Trump signs executive order to boost U.S. drug manufacturing

CLYDE, Ohio/WASHINGTON (Reuters) - President Donald Trump on Thursday signed an executive order aimed at boosting U.S. production of medicines and medical equipment, lowering drug prices and protecting the United States against shortfalls in a future pandemic.

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Trump said the order would also support advanced manufacturing processes that would benefit U.S. pharmaceutical companies.

The long-awaited measure includes a "Buy America" provision mandating federal purchases of certain medical supplies and equipment deemed essential and moves to remove regulatory hurdles to approval of new U.S. drugs, the Republican president told workers at a Whirlpool WHR.N washing machine factory in Clyde, Ohio.

The order had been expected for months as part of a drive by the Trump administration to pull back supply chains from China.

“As we’ve seen in this pandemic, the United States must produce essential equipment, supplies and pharmaceuticals for ourselves. We cannot rely on China and other nations across the globe, that could one day deny us products in a time of need,” Trump said. “We have to be smart.”

In wide-ranging remarks, Trump took aim at China’s trade policies and blasted presumptive Democratic presidential nominee Joe Biden and former President Barack Obama for failing to recognize the threat posed by China to U.S. manufacturing.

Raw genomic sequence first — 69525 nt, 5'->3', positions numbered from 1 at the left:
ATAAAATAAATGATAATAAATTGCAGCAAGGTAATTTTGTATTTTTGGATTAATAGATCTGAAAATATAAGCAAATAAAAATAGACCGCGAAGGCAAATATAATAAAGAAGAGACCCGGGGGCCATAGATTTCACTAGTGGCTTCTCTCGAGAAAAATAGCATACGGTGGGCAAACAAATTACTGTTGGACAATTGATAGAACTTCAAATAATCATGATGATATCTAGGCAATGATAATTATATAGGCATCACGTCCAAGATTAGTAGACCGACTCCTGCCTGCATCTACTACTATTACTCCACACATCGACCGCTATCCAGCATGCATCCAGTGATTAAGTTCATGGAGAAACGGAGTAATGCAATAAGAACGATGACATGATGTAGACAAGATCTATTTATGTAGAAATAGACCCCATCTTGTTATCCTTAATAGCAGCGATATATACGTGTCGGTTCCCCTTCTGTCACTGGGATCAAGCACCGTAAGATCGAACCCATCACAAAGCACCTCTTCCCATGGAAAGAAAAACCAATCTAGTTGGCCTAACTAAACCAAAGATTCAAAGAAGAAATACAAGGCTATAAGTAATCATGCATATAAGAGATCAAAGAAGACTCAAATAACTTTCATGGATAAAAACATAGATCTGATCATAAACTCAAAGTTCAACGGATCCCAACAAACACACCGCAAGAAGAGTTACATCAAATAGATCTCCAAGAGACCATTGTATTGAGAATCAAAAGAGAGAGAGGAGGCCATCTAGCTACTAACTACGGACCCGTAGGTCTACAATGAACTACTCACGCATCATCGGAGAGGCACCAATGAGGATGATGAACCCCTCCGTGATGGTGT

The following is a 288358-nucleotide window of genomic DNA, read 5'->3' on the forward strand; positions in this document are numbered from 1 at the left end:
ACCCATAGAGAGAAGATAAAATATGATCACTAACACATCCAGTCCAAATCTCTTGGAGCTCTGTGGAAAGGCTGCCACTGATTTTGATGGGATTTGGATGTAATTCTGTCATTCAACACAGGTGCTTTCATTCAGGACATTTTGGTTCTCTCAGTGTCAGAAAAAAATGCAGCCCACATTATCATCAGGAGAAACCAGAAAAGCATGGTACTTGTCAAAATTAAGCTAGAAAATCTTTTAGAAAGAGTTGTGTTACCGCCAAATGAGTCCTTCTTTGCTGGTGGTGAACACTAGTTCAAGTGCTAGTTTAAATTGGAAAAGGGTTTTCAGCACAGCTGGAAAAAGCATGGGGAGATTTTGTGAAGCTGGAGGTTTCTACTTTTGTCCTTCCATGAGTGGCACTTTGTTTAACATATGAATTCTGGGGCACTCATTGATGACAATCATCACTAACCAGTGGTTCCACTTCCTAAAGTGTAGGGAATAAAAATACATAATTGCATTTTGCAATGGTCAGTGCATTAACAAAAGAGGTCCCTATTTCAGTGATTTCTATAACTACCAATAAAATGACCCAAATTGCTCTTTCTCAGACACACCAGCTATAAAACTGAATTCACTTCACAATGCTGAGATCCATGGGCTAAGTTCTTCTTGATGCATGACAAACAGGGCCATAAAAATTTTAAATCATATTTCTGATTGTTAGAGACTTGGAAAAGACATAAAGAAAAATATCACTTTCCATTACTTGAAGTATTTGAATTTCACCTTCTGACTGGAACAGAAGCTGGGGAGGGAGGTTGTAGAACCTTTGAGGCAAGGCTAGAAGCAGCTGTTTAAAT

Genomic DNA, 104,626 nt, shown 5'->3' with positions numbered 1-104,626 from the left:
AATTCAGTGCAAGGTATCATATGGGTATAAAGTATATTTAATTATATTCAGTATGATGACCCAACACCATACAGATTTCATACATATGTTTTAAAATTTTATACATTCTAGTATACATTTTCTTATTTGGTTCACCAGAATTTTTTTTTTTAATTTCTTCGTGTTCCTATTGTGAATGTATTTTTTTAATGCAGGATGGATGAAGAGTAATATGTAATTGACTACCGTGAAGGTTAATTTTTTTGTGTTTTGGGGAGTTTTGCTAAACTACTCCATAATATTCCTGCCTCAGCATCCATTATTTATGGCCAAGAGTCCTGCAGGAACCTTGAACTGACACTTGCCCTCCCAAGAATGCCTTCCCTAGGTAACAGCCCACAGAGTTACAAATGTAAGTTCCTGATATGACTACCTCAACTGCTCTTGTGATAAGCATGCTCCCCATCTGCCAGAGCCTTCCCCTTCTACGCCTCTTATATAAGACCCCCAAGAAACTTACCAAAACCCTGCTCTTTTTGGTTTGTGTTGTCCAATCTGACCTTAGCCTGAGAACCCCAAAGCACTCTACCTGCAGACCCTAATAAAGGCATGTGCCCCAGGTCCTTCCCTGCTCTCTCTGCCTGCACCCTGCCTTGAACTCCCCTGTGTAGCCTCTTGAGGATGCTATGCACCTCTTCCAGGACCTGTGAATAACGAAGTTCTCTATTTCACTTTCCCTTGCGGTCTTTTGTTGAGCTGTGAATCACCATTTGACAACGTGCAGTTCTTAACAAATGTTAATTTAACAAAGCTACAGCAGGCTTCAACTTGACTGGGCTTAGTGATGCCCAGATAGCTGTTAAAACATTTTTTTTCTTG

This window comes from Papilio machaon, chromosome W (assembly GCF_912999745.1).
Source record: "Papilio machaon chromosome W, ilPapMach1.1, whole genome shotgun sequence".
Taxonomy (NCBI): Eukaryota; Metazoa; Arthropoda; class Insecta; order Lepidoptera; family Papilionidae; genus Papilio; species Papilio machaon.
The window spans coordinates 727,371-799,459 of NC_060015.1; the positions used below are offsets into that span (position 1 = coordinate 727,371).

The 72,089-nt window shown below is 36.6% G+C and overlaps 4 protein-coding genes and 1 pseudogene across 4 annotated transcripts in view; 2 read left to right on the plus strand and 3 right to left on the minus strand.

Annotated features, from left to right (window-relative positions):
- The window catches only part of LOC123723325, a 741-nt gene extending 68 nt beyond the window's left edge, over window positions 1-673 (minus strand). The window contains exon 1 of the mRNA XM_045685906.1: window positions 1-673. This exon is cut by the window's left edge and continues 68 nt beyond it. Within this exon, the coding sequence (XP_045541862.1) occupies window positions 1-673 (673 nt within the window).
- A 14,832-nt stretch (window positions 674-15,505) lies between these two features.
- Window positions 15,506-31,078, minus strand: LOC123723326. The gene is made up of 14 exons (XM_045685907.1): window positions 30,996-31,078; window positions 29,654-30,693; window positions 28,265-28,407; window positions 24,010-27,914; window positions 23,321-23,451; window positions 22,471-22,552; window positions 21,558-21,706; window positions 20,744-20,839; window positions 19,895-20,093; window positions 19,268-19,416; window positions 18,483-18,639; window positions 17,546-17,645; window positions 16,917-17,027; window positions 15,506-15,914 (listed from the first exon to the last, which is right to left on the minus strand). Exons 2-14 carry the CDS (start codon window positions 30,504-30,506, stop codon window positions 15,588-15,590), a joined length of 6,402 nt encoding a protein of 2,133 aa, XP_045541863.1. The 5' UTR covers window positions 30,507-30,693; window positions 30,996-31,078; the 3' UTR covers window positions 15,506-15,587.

“During the course of the next four years, we will bring our pharmaceutical and medical supply chains home,” he said. “And we’ll end reliance on China just like we did with the washers and dryers ... we’ll be making our product here.”

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U.S. companies were skeptical about the order as it evolved, warning that it could trigger potential backlash from China and other suppliers at a time when more than 1,000 people a day are dying of COVID-19 in the United States.

Senior White House adviser Peter Navarro said it was critical to act now to prevent future crises and ensure sufficient demand so U.S. companies could affordably manufacture pharmaceuticals at home, ending their reliance on key ingredients and supplies from China.

Navarro said the order would also crack down on internet sales of counterfeit medicines, many of which he said came from China.

The Buy America provisions would require the Department of Health and Human Services, the U.S. military and the Veterans Administration to procure only U.S.-made goods to meet certain essential needs, Navarro said.

The order also directs the U.S. Food and Drug Administration and the Environmental Protection Agency to give priority status to U.S. drug ingredient manufacturers during their regulatory review process.

Reporting by Andrea Shalal and Jeff Mason; additional reporting by Susan Heavey; editing by Jonathan Oatis and Bill Berkrot